Greetings from the Bureau of Exploration. This is the first section of a field report by the Mining Infrastructure and Geological Survey Expeditionary Force on places of interest in the San Juan Mountains.
Entering the mill, my fellow operative and I wandered through rooms of long-silent machinery, rafters punctuated by sky, towering columns still standing after over a century of abandonment.
The initial area we entered had many lines of pillars supporting the floor above. A short stairway up, we reached a half-collapsed great room.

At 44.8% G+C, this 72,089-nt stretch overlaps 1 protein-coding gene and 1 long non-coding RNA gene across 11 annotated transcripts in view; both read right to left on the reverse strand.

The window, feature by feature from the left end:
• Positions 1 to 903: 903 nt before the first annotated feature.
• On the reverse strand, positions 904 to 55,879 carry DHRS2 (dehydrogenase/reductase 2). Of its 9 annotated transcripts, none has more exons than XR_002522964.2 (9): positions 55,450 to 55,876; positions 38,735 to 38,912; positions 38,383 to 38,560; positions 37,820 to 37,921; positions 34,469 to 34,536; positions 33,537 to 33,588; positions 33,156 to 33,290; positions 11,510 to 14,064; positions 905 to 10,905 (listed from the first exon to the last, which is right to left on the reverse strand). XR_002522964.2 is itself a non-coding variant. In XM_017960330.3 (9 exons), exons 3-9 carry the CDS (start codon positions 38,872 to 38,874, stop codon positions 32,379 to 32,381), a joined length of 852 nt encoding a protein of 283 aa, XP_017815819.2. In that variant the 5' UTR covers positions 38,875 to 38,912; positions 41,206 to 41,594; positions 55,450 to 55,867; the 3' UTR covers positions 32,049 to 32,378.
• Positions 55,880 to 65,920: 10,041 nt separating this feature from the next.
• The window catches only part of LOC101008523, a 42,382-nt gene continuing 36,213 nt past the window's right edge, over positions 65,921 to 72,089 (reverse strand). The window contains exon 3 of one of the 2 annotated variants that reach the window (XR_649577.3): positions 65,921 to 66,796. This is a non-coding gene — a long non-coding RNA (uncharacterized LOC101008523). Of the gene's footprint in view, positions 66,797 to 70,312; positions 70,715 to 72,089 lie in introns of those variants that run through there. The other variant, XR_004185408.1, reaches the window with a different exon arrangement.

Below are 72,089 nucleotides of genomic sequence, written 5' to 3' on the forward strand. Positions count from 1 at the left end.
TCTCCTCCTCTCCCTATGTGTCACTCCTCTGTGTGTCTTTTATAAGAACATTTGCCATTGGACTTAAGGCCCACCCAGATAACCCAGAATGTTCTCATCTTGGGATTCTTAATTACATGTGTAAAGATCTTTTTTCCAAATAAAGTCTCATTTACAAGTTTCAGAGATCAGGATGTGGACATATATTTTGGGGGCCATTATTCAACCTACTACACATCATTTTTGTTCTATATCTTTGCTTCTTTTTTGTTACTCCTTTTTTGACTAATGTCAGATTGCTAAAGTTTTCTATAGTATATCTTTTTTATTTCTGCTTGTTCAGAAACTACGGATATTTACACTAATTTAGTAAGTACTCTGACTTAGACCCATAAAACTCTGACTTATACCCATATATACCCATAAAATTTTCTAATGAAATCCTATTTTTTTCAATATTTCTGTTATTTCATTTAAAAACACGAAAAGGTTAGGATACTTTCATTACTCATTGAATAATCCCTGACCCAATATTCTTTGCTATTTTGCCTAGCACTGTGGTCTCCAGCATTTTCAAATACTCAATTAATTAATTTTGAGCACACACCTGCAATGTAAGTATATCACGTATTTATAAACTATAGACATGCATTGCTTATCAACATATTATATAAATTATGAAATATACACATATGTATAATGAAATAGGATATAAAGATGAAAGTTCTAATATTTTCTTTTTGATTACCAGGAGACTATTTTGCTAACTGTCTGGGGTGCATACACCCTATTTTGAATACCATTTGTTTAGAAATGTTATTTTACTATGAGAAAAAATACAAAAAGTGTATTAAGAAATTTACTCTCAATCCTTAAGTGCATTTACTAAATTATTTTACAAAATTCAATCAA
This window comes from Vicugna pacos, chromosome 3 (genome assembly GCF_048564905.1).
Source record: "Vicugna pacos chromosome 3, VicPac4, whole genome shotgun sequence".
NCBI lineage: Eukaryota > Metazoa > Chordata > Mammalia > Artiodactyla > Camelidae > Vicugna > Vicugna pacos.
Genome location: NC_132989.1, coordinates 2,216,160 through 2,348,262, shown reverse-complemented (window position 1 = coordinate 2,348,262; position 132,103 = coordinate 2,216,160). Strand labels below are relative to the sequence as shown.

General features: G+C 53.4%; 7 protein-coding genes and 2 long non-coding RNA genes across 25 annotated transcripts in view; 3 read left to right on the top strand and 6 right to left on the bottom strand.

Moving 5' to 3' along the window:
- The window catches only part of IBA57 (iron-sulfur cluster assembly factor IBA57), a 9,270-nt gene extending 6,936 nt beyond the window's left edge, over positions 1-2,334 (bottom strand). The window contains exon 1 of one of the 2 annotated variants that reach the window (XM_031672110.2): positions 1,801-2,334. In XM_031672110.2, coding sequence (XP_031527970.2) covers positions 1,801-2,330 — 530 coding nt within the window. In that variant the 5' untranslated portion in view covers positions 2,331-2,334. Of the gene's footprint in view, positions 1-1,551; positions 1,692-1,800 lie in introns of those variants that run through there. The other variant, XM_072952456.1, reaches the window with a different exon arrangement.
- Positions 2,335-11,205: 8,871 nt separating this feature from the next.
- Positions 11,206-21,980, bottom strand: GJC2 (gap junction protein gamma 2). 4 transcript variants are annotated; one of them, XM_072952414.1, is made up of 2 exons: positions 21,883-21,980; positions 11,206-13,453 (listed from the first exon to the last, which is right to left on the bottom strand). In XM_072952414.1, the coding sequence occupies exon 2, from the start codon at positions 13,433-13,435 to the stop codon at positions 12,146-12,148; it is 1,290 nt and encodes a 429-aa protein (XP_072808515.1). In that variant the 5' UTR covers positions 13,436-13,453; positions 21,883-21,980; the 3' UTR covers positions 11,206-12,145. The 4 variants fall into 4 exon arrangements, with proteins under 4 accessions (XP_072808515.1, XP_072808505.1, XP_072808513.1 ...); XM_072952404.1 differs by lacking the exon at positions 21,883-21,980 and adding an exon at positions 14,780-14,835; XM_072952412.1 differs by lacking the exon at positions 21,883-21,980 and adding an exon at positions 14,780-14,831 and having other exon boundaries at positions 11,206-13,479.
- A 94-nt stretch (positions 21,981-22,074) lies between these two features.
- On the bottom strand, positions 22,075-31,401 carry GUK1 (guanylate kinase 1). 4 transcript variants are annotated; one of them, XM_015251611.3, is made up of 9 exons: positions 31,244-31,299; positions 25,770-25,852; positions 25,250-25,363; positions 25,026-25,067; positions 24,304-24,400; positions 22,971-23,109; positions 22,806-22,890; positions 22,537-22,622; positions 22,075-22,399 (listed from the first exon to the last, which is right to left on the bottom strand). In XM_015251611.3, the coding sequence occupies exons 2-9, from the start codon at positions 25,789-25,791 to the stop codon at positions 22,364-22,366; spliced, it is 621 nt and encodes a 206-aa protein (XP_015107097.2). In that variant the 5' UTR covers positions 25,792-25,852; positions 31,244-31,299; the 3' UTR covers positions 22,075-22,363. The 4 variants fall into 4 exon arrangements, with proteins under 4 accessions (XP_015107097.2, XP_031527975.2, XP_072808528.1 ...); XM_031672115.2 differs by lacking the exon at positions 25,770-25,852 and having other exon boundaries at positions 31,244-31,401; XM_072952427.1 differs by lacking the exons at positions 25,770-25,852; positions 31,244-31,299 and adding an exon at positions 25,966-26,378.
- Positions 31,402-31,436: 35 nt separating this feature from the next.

Immense, rusted funnels can be seen right outside, and the remnants of various machines are still held up in the decaying ceiling. Records state that this mill, once one of the most productive in the San Juan Mountains, processed 150 tons of ore per day.
On the floor and high in the ceiling, the mill was full of stairways which led to nowhere.
What struck me the most about the mill was just how much blue sky you could see from inside. One of the most interesting aspects of exploring these old buildings is the ambiguity of where exactly the interior ends and the exterior begins. How many walls does a room have to be missing, or how much of the roof must be gone, for a place go from being inside to outside?